Precipitation and separation of the individual cyclodextrins described in the prior art include solvent systems (D. French et al. J. Am. Chem. Soc. 71, 353 (1949)), inclusion compounds such as trichloroethylene (U.S. Pat. No. 3,425,910) as well as non-solvent systems utilizing selected ion exchange resins and chromatographic gel filtration (U.S. Pats. No. 4,418,144 and 4,303,787). The individual cyclodextrins and mixtures thereof are readily available in the market.
Beta-cyclodextrin is most widely used to form inclusion complexes particularly in the pharmaceutical field. The six membered ring alpha-cyclodextrin has a cavity size of about 5 to 6 Å which is too small to take up most of the commonly used pharmaceuticals, whereas the beta-cyclodextrin cavity measures about 7 to 8 Å which accommodates most pharmaceuticals as does the gamma-cyclodextrin cavity of about 9 to 10 Å. Additionally, by making beta-cyclodextrin more soluble, it is highly economically attractive. The beta-cyclodextrin tends to form stable complexes with many pharmaceuticals but it is frequently very difficult to use because of its low water solubility. Only about 1.8 grams of beta-cyclodextrin will dissolve in 100 mls. of water as compared to the about 14 grams of alpha-cyclodextrin and about 23 grams of gamma-cyclodextrin that dissolve in 100 mls. of water at room temperature.
It has now been discovered that water solubility of the cyclodextrins may be drastically increased by modification with alkylene carbonates and preferably ethylene carbonate to form hydroxyethyl ethers on the ring structure. In a preferred embodiment of the present invention, the water solubility of the beta-cyclodextrin was increased up to about 60 grams in 100 mls. of water without necessarily interfering with its capacity to form inclusion complexes. In fact, water solubility has been measured at greater than 60 grams in 100 mls. of water at room temperature. Another advantage of the present invention is that the modification to hydroxyethyl ethers is carried out in a moderate progressive reaction under readily controlled conditions and it may be stopped to obtain the desired degree of modification in a predictable manner.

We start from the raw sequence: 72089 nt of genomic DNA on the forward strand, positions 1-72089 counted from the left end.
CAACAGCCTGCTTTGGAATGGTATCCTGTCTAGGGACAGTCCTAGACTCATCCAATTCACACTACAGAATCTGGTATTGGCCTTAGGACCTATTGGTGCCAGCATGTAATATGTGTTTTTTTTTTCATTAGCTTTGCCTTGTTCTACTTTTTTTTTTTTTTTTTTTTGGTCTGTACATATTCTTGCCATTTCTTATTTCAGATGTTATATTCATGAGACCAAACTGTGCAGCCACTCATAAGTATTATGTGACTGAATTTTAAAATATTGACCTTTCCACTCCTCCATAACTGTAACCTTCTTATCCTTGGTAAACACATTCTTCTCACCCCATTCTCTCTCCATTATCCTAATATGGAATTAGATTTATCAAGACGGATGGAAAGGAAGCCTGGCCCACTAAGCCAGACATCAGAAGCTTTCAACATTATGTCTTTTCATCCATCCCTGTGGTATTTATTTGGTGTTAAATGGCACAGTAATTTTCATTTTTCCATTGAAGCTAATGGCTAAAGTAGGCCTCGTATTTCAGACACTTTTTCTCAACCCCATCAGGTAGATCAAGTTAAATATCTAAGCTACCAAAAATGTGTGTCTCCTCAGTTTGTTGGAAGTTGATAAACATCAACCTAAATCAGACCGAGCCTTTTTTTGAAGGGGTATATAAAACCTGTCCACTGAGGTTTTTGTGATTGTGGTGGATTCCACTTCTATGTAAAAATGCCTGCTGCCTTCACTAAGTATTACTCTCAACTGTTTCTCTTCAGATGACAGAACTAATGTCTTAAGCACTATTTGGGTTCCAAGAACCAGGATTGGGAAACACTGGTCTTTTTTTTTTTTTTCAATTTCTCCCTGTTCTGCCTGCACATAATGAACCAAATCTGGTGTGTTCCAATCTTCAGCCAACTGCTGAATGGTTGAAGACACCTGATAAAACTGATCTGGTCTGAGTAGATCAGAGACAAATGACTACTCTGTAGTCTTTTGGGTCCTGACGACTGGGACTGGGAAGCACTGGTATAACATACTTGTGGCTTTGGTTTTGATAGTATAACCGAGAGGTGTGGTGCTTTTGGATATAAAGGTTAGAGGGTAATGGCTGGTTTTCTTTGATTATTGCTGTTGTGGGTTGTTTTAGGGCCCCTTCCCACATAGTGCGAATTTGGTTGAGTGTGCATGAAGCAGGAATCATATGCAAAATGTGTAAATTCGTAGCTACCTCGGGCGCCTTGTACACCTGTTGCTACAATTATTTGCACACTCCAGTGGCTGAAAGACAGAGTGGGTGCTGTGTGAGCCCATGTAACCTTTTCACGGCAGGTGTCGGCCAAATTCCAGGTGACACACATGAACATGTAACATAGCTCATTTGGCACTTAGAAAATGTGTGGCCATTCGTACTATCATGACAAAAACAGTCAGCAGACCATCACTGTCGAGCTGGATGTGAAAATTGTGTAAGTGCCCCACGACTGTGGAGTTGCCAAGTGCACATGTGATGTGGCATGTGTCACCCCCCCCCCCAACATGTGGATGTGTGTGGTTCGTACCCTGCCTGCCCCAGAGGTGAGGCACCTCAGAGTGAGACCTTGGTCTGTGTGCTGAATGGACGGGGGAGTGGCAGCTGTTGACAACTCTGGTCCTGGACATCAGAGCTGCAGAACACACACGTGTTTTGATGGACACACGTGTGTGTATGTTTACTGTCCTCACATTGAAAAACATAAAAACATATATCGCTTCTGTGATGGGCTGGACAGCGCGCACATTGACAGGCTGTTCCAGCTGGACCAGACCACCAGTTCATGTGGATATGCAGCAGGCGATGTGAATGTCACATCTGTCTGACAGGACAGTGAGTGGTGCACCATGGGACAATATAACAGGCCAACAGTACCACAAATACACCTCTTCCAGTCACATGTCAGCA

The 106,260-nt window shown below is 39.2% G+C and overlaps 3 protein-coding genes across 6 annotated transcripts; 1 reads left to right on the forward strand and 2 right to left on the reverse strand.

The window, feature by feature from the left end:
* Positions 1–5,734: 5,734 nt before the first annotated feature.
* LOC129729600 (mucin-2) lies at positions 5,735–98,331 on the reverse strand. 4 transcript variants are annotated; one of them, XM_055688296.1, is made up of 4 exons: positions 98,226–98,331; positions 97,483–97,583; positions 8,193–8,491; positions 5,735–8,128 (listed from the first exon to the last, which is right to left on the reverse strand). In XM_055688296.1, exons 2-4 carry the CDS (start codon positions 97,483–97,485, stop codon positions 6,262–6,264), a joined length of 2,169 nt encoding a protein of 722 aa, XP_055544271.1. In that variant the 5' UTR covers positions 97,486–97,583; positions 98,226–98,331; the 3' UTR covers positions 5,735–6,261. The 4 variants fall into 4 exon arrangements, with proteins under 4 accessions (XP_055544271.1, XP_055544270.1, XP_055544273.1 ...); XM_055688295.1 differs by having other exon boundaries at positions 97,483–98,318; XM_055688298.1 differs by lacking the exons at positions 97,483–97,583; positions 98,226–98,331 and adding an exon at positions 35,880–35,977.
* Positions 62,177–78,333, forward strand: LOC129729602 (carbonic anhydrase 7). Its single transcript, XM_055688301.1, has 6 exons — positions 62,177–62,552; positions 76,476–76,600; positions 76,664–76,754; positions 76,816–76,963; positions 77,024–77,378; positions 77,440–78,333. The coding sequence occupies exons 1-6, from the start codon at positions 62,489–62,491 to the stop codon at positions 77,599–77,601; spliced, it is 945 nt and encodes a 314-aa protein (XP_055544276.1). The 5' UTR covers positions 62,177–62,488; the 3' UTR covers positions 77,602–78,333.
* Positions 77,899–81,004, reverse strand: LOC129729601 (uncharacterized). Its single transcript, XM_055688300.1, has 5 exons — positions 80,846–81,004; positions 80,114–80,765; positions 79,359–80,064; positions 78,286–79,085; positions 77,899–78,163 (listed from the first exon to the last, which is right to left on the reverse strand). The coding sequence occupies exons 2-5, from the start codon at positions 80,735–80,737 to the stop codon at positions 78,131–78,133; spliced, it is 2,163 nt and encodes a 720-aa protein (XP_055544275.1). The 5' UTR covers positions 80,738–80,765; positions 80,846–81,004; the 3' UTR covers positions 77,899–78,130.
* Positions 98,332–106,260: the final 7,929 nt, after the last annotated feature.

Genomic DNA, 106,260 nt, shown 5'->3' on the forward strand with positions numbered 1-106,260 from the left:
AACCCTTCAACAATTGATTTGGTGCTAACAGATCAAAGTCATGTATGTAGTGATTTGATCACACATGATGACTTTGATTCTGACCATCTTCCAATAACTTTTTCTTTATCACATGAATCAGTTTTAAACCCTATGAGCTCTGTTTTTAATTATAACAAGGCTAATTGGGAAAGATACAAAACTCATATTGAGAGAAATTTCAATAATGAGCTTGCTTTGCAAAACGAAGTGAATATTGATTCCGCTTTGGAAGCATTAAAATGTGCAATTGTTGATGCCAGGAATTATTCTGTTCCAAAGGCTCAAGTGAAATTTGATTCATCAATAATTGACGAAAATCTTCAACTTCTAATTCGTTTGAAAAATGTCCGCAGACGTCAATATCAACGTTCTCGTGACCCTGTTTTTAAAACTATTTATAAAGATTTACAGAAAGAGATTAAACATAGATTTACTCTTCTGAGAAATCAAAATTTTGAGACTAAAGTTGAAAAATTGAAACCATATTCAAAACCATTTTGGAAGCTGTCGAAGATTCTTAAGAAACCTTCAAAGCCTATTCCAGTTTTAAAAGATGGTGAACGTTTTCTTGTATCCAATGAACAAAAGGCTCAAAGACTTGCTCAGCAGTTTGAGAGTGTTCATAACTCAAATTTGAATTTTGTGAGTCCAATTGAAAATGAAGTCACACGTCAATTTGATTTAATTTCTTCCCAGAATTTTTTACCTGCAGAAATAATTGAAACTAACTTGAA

In accordance with the present invention, the modification with the alkylene carbonate is carried out in a substantially anhydrous system in an alkaline environment which is of advantage in that the reaction is carried out with the reagent as reaction medium. The alkylene oxides have been used heretofore for modifying starch and the reducing sugars of starch hydrolysates and long chain oligosaccharides but the known processes involve either an aqueous system wherein water interferes with etherification of the sugars or a non-aqueous system wherein a complicated multistage procedure is used which makes it virtually impossible to control the reaction for predictable results. This is especially true of the highly aggressive alkylene oxide reagents such as ethylene and propylene oxides which require special precautions to avoid the danger of explosion and the serious hazard to health because of toxicity. The alkylene carbonates of the present invention are non-toxic as are the resulting cyclodextrin hydroxyethyl ethers and there is no need for any special precautions or controls during etherification since the reaction is a moderate one that is readily controlled in predictable manner to the desired degree of etherification.